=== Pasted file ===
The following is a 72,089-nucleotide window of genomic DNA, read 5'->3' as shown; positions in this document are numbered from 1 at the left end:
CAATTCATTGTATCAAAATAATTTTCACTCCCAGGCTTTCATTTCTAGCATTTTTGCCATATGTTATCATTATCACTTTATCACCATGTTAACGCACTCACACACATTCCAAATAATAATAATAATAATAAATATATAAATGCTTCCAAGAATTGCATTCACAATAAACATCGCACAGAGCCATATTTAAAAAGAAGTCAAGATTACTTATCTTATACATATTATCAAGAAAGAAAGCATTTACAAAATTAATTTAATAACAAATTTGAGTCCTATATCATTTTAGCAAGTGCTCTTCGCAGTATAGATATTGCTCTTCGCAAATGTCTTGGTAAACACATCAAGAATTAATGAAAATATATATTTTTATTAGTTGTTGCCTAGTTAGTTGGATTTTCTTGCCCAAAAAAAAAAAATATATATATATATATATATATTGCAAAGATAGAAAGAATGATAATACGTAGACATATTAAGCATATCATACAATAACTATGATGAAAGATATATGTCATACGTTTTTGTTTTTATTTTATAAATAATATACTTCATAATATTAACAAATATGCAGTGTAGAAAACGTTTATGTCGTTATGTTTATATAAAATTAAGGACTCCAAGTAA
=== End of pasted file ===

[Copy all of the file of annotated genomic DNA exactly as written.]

The following is a 72,089-nucleotide window of genomic DNA, read 5'->3' as shown; positions in this document are numbered from 1 at the left end:
CAATTCATTGTATCAAAATAATTTTCACTCCCAGGCTTTCATTTCTAGCATTTTTGCCATATGTTATCATTATCACTTTATCACCATGTTAACGCACTCACACACATTCCAAATAATAATAATAATAATAAATATATAAATGCTTCCAAGAATTGCATTCACAATAAACATCGCACAGAGCCATATTTAAAAAGAAGTCAAGATTACTTATCTTATACATATTATCAAGAAAGAAAGCATTTACAAAATTAATTTAATAACAAATTTGAGTCCTATATCATTTTAGCAAGTGCTCTTCGCAGTATAGATATTGCTCTTCGCAAATGTCTTGGTAAACACATCAAGAATTAATGAAAATATATATTTTTATTAGTTGTTGCCTAGTTAGTTGGATTTTCTTGCCCAAAAAAAAAAAATATATATATATATATATATATTGCAAAGATAGAAAGAATGATAATACGTAGACATATTAAGCATATCATACAATAACTATGATGAAAGATATATGTCATACGTTTTTGTTTTTATTTTATAAATAATATACTTCATAATATTAACAAATATGCAGTGTAGAAAACGTTTATGTCGTTATGTTTATATAAAATTAAGGACTCCAAGTAA